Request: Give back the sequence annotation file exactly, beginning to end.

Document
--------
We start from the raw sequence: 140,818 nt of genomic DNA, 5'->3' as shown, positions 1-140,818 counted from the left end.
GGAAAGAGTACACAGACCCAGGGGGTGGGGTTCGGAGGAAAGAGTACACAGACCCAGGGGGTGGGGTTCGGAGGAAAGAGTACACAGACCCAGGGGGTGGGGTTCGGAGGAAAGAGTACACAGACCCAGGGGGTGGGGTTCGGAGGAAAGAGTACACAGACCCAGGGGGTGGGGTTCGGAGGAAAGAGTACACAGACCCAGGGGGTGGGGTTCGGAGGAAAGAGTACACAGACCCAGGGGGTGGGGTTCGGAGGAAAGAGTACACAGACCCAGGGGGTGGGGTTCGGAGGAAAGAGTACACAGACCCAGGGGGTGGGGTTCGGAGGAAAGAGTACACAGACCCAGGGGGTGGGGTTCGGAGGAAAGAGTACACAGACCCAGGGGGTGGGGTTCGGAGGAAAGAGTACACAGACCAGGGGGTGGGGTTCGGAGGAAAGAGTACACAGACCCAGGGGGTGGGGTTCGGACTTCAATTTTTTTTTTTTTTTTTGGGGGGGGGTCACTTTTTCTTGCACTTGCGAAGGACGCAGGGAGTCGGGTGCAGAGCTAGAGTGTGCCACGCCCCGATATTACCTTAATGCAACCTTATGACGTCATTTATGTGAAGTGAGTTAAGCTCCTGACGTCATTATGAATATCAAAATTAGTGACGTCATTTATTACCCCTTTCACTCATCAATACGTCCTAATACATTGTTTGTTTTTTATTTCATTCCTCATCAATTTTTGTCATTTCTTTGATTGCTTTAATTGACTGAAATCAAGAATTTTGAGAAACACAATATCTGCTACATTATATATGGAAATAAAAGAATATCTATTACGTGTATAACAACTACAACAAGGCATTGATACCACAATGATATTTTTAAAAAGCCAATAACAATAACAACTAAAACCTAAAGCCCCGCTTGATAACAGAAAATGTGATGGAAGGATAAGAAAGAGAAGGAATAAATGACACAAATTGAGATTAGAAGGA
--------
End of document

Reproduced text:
We start from the raw sequence: 140,818 nt of genomic DNA, 5'->3' as shown, positions 1-140,818 counted from the left end.
GGAAAGAGTACACAGACCCAGGGGGTGGGGTTCGGAGGAAAGAGTACACAGACCCAGGGGGTGGGGTTCGGAGGAAAGAGTACACAGACCCAGGGGGTGGGGTTCGGAGGAAAGAGTACACAGACCCAGGGGGTGGGGTTCGGAGGAAAGAGTACACAGACCCAGGGGGTGGGGTTCGGAGGAAAGAGTACACAGACCCAGGGGGTGGGGTTCGGAGGAAAGAGTACACAGACCCAGGGGGTGGGGTTCGGAGGAAAGAGTACACAGACCCAGGGGGTGGGGTTCGGAGGAAAGAGTACACAGACCCAGGGGGTGGGGTTCGGAGGAAAGAGTACACAGACCCAGGGGGTGGGGTTCGGAGGAAAGAGTACACAGACCCAGGGGGTGGGGTTCGGAGGAAAGAGTACACAGACCAGGGGGTGGGGTTCGGAGGAAAGAGTACACAGACCCAGGGGGTGGGGTTCGGACTTCAATTTTTTTTTTTTTTTTTGGGGGGGGGTCACTTTTTCTTGCACTTGCGAAGGACGCAGGGAGTCGGGTGCAGAGCTAGAGTGTGCCACGCCCCGATATTACCTTAATGCAACCTTATGACGTCATTTATGTGAAGTGAGTTAAGCTCCTGACGTCATTATGAATATCAAAATTAGTGACGTCATTTATTACCCCTTTCACTCATCAATACGTCCTAATACATTGTTTGTTTTTTATTTCATTCCTCATCAATTTTTGTCATTTCTTTGATTGCTTTAATTGACTGAAATCAAGAATTTTGAGAAACACAATATCTGCTACATTATATATGGAAATAAAAGAATATCTATTACGTGTATAACAACTACAACAAGGCATTGATACCACAATGATATTTTTAAAAAGCCAATAACAATAACAACTAAAACCTAAAGCCCCGCTTGATAACAGAAAATGTGATGGAAGGATAAGAAAGAGAAGGAATAAATGACACAAATTGAGATTAGAAGGA